The UK currently has an inflation rate of 2.3% and has generally been quite low in the UK economy. However, before the financial crisis of 2008 – resulted by deregulation of banks in the US – the inflation rate was 2% and this then increased to 5.2% during the crisis. The first bank to go bankrupt was Lehman Brothers, which was then followed by many other banks that became bankrupt. This resulted in crashes in other economies around the world. So, what is the link between inflation rate and the current account deficit? Well, an increase in the inflation rate, increases the prices of commodities (a raw material that can be bought or sold) which means that the costs of production for firms increase too (as commodities are needed in order to make products). As well as this, as the inflation rate rises, real wages (nominal wages adjusted for inflation) begins to fall so trade unions (a supply-side policy) may negotiate for higher wages as their aim is to maximise their welfare at their work. This will also lead to an increase in costs of production for firms as wages are one of the biggest parts of a firms’ costs of production. Firms will then increase the price of the good or service in order to maximise their own utility (profit). So higher prices makes UK goods less competitive internationally, and demand for UK exports decrease relatively to imports. Therefore, as imports increase and exports decrease relative to each other, the current account deficit worsens. As the inflation rate has constantly been changing (increasing and then decreasing and then increasing again) in the UK, it means that our economy is constantly in a deficit.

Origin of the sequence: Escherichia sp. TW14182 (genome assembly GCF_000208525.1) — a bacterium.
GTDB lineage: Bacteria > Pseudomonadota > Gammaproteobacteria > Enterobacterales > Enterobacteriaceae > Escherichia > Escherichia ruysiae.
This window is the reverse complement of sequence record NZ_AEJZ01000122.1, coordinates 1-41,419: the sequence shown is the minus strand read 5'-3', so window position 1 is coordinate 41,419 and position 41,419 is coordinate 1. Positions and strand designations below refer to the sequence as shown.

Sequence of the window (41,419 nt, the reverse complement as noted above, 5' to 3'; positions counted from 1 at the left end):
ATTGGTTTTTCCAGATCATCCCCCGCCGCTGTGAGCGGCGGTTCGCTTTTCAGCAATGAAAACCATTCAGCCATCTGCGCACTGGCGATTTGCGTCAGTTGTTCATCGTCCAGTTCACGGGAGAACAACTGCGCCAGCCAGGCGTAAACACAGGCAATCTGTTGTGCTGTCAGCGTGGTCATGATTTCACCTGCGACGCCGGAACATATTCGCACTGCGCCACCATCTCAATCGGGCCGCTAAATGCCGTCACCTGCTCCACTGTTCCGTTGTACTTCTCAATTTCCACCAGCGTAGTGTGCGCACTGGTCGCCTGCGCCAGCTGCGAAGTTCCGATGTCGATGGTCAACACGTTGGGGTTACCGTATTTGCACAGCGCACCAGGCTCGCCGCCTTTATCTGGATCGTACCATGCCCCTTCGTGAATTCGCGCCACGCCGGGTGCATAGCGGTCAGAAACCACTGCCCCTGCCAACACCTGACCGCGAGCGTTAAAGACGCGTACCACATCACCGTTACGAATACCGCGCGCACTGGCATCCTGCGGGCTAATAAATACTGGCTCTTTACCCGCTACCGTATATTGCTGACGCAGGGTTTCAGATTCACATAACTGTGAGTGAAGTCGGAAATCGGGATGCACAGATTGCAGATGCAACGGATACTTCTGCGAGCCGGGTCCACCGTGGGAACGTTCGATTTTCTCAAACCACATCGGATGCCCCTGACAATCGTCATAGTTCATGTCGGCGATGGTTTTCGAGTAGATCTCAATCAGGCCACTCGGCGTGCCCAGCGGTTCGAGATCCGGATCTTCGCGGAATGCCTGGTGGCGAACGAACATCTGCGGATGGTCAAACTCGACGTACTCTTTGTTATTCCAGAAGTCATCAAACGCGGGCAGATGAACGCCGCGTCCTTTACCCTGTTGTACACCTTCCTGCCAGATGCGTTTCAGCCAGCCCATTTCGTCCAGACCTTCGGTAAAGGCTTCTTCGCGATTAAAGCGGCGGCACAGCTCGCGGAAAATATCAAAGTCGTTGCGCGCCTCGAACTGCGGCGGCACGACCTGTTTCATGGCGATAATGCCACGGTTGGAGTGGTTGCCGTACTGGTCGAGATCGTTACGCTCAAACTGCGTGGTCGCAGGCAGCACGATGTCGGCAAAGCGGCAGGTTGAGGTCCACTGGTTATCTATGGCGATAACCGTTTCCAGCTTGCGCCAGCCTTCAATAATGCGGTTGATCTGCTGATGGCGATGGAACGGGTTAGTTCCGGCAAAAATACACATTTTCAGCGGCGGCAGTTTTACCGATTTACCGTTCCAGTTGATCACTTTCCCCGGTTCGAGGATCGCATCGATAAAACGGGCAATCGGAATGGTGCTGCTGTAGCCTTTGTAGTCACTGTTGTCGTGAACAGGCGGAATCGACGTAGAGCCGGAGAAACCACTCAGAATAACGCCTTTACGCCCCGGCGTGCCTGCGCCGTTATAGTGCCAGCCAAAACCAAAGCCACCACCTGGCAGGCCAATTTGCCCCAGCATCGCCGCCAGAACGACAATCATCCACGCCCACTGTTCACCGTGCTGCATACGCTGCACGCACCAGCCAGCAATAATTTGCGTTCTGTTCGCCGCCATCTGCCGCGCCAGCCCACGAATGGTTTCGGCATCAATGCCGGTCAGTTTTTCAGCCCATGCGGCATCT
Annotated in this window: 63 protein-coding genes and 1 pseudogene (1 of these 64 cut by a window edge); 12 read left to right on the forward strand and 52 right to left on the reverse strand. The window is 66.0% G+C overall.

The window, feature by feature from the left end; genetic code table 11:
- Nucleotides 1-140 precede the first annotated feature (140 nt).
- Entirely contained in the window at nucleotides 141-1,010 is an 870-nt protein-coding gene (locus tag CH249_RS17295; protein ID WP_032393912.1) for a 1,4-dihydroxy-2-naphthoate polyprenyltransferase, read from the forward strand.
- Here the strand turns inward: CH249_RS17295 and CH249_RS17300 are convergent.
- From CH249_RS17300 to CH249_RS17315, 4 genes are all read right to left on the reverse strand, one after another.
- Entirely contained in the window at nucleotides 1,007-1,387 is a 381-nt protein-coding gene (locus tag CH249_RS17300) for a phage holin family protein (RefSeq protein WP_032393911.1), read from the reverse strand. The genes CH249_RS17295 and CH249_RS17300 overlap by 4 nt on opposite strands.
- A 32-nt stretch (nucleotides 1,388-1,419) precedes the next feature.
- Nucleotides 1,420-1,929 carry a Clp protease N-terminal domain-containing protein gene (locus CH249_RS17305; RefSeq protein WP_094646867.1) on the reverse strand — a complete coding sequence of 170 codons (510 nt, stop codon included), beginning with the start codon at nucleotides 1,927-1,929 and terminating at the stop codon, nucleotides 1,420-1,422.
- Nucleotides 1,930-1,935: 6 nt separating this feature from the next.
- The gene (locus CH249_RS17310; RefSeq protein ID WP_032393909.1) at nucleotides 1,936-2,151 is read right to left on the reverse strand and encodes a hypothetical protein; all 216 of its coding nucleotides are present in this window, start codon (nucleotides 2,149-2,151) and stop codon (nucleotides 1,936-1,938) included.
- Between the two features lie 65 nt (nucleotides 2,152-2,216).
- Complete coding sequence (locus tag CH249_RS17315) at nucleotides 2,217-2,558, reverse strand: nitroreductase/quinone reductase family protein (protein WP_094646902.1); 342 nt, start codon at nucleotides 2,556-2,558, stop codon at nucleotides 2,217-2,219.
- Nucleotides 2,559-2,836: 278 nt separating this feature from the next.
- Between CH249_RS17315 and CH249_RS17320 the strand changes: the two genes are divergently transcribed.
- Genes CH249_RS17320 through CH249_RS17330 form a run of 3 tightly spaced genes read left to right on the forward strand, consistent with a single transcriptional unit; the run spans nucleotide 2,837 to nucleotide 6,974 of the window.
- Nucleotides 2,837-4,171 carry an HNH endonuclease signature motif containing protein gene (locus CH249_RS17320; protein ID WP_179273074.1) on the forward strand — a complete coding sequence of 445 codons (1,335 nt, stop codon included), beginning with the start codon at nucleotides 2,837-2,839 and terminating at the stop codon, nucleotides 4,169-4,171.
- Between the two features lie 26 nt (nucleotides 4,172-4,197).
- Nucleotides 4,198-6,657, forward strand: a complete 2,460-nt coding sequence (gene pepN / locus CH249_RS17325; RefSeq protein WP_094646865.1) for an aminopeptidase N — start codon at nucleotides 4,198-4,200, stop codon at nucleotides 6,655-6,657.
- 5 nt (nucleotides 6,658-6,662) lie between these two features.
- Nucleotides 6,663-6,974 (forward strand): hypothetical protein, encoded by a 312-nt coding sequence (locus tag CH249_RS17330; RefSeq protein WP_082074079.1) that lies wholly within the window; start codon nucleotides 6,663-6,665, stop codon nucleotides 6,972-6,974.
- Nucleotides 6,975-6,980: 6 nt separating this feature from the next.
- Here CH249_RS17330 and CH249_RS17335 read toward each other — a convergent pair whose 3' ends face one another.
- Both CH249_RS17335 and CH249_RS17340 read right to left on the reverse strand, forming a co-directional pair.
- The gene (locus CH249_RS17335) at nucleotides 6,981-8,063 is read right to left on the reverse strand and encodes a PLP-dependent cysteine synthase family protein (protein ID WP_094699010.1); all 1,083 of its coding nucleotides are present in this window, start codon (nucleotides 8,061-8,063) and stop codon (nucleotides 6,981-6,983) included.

Furthermore, a current account deficit can also be caused by a rise in the exchange rate. At present, exchange rates have been falling but during the Financial Crisis of 2008 exchange rates rose by around 25%. This was because people started to want to sell stocks and highly liquid assets for dollars. This demand for cash appreciated the dollar, same as in other countries with their currency. A rise in the exchange rate means that the pound is strong. This means that imports would be cheaper to buy and exports would be more expensive to buy. So the demand for imports rises and the demand for exports decreases. This means that the size of the current account deficit worsens as imports are greater than exports. Similarly, a fall in incomes abroad means that incomes of foreign buyers fall due to a lack of economic growth in their economy (perhaps a recession). This means that they will demand less of UK exports. This also increases the size of the current account deficit as exports decrease. The effects of the financial crisis of 2008 still haven’t entirely been removed as we can see looking at the current account deficit as it was the biggest following 2008.
After the steep fall in the value of the sterling after the Brexit vote, expectations for inflation has risen. A fall in the value of the pound meant that goods brought into the UK are more expensive. This means that firms will past on their costs onto their consumers in the form of higher prices, which increases inflation. Sterling fell as much as 20% against the US dollar after the EU referendum in June. The Bank of England and many private economists say inflation is set to carry on increasing sharply in 2017. The quarterly survey, which was published on Friday, illustrated average public expectations for inflation over the next 12 months rose to 2.9% in February from 2.8% in the previous survey in November. And taking a five-year view, inflation is expected to be at 3.2% compared with 3.1% that was expected three months earlier.